The Steelers have to be prepared for anything and everything when it comes to the 2022 NFL draft, particularly in the first round. Knowing how much a first-round pick can be utilized by the team right away, it’s the most important pick they will make. The Steelers know that when they make their list of the top 20 prospects, one of them will be available. But what is the order?

The only way the Steelers are going to know this order is by making sure that they study everyone. Sometimes the Steelers can get by without studying all the prospects as there may be certain positions that they can cross off needing to take at pick number 20. An example for this season would likely be running back. Since the Steelers used their first-round pick on running back in 2021, it would not be very efficient to do the same in 2022 based on the nature of the position. Unfortunately, it doesn’t appear that there were any running backs in the top 20 in this draft, so it didn’t really help them this year.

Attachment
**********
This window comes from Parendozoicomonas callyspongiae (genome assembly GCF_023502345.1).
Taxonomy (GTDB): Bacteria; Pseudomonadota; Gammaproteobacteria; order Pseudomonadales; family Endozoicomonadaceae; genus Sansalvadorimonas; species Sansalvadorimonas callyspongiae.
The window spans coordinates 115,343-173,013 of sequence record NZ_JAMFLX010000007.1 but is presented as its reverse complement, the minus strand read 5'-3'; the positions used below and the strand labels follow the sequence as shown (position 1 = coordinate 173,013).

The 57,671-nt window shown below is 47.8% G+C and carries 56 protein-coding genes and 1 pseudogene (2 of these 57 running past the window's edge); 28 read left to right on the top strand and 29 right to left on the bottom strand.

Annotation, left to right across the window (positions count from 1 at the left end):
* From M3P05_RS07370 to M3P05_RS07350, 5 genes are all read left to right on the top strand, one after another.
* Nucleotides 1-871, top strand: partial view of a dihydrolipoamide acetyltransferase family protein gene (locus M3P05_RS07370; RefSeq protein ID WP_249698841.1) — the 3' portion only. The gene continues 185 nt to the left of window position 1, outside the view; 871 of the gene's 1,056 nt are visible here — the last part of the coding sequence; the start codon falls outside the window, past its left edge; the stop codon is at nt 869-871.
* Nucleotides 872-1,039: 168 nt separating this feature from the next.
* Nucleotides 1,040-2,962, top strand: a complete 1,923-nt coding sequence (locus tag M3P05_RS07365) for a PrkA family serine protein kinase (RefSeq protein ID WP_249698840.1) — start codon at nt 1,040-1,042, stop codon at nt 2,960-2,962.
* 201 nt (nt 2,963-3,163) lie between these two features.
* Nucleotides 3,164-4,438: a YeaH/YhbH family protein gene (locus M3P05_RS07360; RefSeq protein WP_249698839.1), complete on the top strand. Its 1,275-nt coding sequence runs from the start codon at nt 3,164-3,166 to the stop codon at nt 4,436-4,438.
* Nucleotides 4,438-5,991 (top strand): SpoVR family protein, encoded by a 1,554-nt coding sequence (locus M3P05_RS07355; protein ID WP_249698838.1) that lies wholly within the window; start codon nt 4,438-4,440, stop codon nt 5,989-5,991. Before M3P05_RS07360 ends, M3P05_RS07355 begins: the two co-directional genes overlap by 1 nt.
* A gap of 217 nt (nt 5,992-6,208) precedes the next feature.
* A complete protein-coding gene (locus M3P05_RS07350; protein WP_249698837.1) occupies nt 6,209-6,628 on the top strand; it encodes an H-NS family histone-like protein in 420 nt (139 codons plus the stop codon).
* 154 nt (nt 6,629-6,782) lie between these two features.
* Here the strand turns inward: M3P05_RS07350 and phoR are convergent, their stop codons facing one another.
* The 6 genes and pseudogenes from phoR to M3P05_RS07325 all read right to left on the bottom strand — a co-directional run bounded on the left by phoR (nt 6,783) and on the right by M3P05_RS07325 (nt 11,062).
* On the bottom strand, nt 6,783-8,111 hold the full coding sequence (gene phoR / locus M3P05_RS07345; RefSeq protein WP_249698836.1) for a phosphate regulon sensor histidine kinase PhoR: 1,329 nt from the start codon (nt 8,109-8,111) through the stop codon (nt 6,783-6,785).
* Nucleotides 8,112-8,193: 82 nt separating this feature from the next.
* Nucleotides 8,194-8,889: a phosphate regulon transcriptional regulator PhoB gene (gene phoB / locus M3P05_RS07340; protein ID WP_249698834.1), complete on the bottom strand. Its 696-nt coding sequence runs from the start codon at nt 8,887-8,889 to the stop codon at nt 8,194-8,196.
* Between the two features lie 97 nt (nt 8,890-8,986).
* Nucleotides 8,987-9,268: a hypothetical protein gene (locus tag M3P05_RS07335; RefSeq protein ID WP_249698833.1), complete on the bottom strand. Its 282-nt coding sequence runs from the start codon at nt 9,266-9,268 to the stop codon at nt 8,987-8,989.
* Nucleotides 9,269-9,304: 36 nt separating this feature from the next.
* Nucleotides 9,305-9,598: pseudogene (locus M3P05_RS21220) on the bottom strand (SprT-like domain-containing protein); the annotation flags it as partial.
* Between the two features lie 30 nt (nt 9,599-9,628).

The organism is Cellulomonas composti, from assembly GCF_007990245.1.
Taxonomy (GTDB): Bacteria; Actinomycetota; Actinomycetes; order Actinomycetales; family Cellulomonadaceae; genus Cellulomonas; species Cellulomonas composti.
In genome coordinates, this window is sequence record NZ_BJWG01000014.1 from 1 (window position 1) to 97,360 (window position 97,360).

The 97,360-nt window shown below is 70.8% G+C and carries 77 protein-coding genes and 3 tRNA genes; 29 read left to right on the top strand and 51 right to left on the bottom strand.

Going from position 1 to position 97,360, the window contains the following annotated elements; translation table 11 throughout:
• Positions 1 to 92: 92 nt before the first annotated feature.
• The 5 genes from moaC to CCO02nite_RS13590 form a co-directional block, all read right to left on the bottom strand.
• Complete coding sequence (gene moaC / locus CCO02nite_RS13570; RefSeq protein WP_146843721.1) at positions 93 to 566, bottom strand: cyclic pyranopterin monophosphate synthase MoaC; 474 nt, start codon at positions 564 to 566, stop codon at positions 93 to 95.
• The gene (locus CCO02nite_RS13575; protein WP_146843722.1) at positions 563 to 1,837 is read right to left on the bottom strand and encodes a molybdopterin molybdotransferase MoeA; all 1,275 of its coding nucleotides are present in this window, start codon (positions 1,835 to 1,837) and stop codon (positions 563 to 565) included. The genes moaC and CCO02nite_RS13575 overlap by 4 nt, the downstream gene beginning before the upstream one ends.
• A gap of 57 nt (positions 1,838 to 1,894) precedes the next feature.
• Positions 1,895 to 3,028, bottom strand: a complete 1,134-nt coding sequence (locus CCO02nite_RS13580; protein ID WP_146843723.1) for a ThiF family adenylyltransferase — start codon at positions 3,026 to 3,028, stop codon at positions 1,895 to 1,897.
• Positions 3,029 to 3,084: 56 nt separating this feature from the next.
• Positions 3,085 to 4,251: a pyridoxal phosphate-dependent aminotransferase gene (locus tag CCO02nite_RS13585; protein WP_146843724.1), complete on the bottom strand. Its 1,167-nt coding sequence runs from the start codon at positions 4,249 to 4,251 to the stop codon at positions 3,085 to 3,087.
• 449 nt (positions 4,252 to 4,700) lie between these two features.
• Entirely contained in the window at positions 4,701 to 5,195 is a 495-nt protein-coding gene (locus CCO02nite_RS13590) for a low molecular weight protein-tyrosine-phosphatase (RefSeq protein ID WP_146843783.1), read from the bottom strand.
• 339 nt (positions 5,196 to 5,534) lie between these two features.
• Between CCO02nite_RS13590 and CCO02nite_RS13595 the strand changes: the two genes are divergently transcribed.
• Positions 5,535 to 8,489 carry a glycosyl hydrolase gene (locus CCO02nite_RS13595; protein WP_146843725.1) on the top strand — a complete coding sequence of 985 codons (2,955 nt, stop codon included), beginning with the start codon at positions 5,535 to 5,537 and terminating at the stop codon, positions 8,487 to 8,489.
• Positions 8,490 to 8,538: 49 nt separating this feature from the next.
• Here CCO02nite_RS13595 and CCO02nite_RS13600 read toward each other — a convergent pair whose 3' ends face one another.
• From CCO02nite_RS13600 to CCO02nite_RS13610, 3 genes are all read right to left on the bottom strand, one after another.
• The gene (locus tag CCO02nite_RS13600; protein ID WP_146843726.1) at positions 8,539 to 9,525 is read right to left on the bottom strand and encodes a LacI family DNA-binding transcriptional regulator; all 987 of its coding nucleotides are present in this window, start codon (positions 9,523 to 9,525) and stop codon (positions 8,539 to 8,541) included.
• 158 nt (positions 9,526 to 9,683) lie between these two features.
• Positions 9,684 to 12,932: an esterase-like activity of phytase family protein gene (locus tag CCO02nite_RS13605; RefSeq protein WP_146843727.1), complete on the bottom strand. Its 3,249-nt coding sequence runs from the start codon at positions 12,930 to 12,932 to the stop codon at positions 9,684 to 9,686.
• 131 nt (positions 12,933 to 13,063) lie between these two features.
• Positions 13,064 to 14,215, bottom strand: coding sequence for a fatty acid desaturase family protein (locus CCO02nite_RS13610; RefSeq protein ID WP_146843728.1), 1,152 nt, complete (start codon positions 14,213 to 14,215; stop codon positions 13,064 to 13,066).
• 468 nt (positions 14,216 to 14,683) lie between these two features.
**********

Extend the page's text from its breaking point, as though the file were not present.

For the first time in Mike Tomlin’s career as the head coach of the Pittsburgh Steelers, quarterback is not crossed off. One could argue that it might not have been crossed off the last couple of seasons as they knew Ben Roethlisberger only had so much time left, but they didn’t have to go as extensive as they do in 2022. If there was someone who really stood out to the Steelers and was available when they picked the last few drafts, they could have pulled the trigger. But it did not work out that way.